* Our duty in this case, as in any diversity case, is to "ascertain and apply the state law" (Huddleston v. Dwyer, 322 U.S. 232, 236, 64 S.Ct. 1015, 1018, 88 L.Ed. 1246 (1944)). The parties agree that under the District of Columbia's choice of law rules, Missouri law governs the interpretation of the insurance policies and of the term "damages." See Bledsoe v. Crowley, 849 F.2d 639, 641 (D.C.Cir.1988). The district court so held, the parties have not objected, and, finding no apparent error, we also view Missouri law as controlling. BWX Electronics, Inc. v. Control Data Corp., 929 F.2d 707, 710 (D.C.Cir.1991). Missouri's appellate courts, however, have not spoken to the issue before us.5 The state's highest court had an opportunity to do so when the Third Circuit certified this question to it, but the Missouri Supreme Court found the certification statute (Mo.Ann.Stat. § 477.004 (Vernon Supp.1990)) to be unconstitutional. See Jones Truck Lines, Inc. v. Transport Ins. Co., No. 72650 (Mo. July 13, 1990).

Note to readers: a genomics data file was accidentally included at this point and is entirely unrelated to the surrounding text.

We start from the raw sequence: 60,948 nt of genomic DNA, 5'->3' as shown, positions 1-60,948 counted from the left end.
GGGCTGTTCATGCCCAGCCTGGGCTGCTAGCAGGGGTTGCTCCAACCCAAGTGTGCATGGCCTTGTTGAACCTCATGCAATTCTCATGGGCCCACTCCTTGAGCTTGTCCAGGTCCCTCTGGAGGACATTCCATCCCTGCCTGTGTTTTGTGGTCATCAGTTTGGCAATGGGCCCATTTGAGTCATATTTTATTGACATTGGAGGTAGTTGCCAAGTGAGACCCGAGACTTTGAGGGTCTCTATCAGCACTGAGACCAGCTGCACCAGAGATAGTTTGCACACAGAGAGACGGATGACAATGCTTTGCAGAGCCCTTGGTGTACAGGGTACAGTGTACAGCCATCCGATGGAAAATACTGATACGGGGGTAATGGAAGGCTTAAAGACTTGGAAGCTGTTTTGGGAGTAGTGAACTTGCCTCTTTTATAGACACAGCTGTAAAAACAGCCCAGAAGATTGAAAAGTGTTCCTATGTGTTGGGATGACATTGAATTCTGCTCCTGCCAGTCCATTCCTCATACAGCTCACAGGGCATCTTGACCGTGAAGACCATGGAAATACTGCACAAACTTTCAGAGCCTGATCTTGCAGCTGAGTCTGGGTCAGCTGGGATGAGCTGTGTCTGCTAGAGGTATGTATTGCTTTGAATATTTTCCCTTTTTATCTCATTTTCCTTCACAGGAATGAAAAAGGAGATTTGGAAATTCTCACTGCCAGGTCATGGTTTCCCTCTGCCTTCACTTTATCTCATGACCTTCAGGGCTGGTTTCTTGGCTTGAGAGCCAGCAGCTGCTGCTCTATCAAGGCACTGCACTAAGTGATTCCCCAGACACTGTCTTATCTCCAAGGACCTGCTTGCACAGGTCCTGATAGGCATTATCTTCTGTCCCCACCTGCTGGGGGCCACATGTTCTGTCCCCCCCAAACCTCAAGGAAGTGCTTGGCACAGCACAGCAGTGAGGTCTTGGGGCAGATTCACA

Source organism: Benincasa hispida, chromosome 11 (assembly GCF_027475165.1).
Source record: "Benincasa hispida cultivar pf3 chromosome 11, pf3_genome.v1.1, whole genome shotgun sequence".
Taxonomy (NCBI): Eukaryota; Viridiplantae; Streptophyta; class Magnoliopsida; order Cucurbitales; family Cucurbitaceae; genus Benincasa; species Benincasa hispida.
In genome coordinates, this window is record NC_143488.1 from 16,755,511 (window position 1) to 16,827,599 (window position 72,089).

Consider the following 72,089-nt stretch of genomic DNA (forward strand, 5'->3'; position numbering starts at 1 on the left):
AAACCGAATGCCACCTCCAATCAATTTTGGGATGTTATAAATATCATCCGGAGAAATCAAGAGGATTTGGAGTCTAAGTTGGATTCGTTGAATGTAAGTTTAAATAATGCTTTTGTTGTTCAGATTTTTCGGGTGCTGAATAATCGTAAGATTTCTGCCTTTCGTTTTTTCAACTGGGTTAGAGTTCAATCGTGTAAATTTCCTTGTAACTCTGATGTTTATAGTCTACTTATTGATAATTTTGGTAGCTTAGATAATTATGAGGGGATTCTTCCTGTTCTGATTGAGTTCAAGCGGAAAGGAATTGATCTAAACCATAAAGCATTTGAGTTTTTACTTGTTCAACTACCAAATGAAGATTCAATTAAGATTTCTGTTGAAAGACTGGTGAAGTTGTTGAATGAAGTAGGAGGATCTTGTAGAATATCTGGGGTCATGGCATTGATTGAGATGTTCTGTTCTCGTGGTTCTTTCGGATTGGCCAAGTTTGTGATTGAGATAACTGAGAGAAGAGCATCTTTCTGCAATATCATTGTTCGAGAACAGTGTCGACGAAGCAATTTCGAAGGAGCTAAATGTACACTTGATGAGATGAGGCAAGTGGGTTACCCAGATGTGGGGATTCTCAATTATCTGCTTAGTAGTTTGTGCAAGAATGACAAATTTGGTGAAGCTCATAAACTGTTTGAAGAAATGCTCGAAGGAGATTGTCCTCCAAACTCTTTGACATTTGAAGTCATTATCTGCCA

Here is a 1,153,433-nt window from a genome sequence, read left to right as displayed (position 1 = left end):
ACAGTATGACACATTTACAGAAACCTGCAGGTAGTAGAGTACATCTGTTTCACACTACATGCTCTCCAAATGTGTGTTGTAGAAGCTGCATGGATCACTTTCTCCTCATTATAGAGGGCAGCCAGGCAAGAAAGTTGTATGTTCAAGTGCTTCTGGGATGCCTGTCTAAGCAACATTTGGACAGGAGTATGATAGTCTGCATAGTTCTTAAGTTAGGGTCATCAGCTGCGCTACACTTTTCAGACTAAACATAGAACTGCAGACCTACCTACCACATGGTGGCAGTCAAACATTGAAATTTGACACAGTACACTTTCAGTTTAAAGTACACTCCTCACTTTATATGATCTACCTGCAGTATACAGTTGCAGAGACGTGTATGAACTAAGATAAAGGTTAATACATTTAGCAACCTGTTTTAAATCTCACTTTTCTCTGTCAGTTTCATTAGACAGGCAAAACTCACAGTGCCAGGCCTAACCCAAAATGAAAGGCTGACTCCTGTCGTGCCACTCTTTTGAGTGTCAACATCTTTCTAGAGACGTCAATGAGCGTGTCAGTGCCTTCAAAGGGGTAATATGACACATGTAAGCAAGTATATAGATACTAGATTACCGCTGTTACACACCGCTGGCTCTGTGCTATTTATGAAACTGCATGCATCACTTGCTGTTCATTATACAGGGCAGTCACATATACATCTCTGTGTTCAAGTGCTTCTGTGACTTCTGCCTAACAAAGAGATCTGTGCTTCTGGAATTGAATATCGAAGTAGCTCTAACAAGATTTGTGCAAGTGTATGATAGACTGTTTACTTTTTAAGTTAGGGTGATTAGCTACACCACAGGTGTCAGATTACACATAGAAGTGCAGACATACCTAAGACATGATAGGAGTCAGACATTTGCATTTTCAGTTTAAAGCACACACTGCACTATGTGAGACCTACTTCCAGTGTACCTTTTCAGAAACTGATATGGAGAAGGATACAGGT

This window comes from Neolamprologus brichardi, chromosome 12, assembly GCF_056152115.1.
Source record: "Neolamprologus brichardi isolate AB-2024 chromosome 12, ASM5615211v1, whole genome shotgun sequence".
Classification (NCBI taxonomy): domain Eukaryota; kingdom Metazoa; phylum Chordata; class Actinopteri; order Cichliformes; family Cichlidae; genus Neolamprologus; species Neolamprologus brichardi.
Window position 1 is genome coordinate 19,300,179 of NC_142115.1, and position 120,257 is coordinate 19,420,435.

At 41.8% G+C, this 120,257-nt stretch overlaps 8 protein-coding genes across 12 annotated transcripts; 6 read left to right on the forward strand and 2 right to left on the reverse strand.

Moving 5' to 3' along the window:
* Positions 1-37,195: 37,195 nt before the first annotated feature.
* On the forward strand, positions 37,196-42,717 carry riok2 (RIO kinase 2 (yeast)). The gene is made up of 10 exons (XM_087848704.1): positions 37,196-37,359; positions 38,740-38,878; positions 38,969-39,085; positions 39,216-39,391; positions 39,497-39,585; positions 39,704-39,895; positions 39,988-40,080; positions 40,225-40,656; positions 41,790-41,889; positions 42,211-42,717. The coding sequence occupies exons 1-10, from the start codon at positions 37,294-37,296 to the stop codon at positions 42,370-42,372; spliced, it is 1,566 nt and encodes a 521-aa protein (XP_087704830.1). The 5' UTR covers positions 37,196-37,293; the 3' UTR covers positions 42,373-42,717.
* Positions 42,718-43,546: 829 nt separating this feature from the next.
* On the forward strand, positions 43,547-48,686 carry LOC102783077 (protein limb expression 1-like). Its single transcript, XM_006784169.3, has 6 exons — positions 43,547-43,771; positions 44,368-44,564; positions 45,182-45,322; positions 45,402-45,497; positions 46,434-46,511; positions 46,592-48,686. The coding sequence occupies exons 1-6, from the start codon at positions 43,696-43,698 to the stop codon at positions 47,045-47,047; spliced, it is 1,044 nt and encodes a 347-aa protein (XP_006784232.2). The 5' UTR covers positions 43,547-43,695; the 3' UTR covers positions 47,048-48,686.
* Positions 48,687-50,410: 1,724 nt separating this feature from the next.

Because Missouri law thus remains unsettled, and because the Eighth Circuit is the "home" circuit for Missouri, the defendant insurers urge us simply to adhere to the NEPACCO decision, much as the district court did. One rather obvious consideration favors that course. If our interpretation of Missouri law were at odds with the Eighth Circuit's, only the Supreme Court could resolve the resulting conflict, in the absence of a Missouri appellate court ruling. While the Supreme Court has on occasion reviewed decisions in diversity cases to determine whether a federal appellate court properly applied settled principles in ascertaining state law, see, e.g., Exxon Co., U.S.A. v. Banque de Paris et des Pays-Bas, 488 U.S. 920, 109 S.Ct. 299, 102 L.Ed.2d 319 (1988) (order), such occasions are understandably infrequent. Intercircuit conflicts could be entirely avoided if, after the first federal appellate court ruled, other federal courts of appeals simply followed that ruling without exercising any independent judgment. Erie R. Co. v. Tompkins, 304 U.S. 64, 58 S.Ct. 817, 82 L.Ed. 1188 (1938), however, requires federal courts in diversity cases "to determine how the highest court of the state would decide," C. WRIGHT, FEDERAL COURTS 373 (4th ed. 1983); since a state's highest court would not be bound by a federal court decision interpreting state law, one might question whether other federal courts of appeals may be. Another consideration is present when the initial federal decision is that of the home circuit, which may be thought to be experienced in interpreting the particular state's laws, even though the "very essence of Erie is that the bases of state law are presumed to be communicable" to any federal judge. Salve Regina College v. Russell, --- U.S. ----, 111 S.Ct. 1217, 1225, 113 L.Ed.2d 190 (1991).